Leicester's children's services 'will take years to fix'
It may take almost two years to fix "inadequate" children's services in a city that has failed to protect some vulnerable children, a new report says.
The latest audit of Leicester City Council's services shows 206 of 229 child protection plans were still inadequate or required improvement.
An Ofsted report last year said hundreds of children were facing delays in being allocated a social worker.
The authority said things were improving but changes would take time.
A judge in Leicester's Family Court recently criticised the city's children services after it emerged a nine-year-old boy had spent two years living with a convicted paedophile.
A city spokesman said the situation had improved since that case which dated back to a period of serious failures.
Councillor Lynn Moore, who chairs the city's scrutiny committee, said: "I am hopeful things will continue to improve but it is not an easy thing to bring about and Leicester is not the only authority that has these kinds of difficulties."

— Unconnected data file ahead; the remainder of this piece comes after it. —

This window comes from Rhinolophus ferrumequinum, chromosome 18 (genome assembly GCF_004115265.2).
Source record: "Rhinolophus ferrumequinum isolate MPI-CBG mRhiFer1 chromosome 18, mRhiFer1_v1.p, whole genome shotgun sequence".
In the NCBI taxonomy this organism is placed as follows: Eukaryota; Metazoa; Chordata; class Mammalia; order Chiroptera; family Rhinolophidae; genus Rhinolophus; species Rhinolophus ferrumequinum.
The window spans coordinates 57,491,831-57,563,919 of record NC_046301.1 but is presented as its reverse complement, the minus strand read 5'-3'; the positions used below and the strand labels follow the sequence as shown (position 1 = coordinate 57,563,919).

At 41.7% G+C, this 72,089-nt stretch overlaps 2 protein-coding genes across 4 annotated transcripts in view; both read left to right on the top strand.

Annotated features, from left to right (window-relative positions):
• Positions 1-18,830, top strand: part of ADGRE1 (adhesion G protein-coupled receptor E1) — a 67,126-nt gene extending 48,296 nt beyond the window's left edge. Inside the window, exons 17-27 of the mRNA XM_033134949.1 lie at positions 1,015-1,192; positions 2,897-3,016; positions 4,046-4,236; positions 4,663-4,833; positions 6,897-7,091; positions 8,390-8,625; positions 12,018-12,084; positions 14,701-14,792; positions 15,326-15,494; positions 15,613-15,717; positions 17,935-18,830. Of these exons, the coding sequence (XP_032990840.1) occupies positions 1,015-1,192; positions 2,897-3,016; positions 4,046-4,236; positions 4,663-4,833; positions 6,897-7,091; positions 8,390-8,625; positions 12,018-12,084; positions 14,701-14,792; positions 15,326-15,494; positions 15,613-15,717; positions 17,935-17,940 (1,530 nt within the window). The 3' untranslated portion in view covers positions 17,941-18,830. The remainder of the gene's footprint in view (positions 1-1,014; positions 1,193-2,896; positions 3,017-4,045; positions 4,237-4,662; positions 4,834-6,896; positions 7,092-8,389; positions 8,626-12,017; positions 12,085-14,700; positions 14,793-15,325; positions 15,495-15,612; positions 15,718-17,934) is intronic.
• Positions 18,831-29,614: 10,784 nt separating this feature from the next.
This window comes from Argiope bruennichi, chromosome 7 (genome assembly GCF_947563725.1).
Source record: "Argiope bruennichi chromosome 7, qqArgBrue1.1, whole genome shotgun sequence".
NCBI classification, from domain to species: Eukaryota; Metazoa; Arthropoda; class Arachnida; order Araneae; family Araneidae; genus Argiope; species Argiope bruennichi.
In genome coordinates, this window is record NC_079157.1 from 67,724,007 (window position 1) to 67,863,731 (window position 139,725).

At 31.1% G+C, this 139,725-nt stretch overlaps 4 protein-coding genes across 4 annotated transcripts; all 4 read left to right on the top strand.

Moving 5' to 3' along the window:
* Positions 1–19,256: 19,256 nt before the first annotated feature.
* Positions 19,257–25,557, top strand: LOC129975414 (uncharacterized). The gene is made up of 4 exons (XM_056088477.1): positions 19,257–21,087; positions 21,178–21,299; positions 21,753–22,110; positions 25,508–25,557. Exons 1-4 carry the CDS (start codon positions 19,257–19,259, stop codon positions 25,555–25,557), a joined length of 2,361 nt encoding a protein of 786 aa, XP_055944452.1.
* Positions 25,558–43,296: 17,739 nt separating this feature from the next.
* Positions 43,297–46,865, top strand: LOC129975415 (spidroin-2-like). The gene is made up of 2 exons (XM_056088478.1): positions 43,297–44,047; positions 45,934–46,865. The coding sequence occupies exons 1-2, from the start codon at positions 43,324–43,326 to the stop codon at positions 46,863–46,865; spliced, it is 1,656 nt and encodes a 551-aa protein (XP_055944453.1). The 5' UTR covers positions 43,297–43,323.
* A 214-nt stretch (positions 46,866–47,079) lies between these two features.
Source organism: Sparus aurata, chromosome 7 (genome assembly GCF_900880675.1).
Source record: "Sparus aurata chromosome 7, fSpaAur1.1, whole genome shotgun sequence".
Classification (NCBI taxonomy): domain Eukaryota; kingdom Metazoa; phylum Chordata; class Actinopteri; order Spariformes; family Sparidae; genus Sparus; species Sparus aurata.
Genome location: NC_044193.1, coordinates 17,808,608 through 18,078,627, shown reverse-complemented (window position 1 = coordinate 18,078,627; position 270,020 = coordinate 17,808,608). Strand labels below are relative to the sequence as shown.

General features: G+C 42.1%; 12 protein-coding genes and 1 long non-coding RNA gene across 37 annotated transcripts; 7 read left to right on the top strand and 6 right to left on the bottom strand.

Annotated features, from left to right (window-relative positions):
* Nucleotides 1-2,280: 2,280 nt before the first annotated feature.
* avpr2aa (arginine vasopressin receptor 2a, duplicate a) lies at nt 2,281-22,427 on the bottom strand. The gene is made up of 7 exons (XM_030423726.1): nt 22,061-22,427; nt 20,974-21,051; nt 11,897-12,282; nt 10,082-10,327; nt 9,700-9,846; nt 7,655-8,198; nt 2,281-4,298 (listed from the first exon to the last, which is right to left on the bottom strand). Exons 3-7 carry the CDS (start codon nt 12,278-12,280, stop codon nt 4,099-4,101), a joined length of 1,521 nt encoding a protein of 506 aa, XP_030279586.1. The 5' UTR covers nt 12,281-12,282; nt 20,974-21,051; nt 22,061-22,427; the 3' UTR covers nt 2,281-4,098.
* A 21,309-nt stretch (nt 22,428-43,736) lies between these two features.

Analysis: BBC Radio Leicester political reporter Tim Parker
I think things are improving ... the earlier Ofsted highlighted the high turnover of social workers and managers leading to unacceptable delays in allocating children's cases.
But there are "early signs" of the workforce beginning to stabilise.
At one point, 30 of 62 social workers resigned in one section, leading to serious delays in nearly 300 vulnerable children being allocated a social worker when they needed one.
These signs of more stability in the workforce can only be good news.
Assistant mayor Sarah Russell, who took over responsibility for children's services after the earlier Ofsted report, said: "There is a huge mountain to climb - and it will continue to look that way for a while.
"[It's] better than when I took over nine months ago - but it will take another 15 to 18 months to get it right."
She said the city was trying to recruit new staff but it was difficult due to a national shortage of qualified social workers.
"We didn't know our services well enough - we didn't know well enough what was happening to children in our city, but we do now."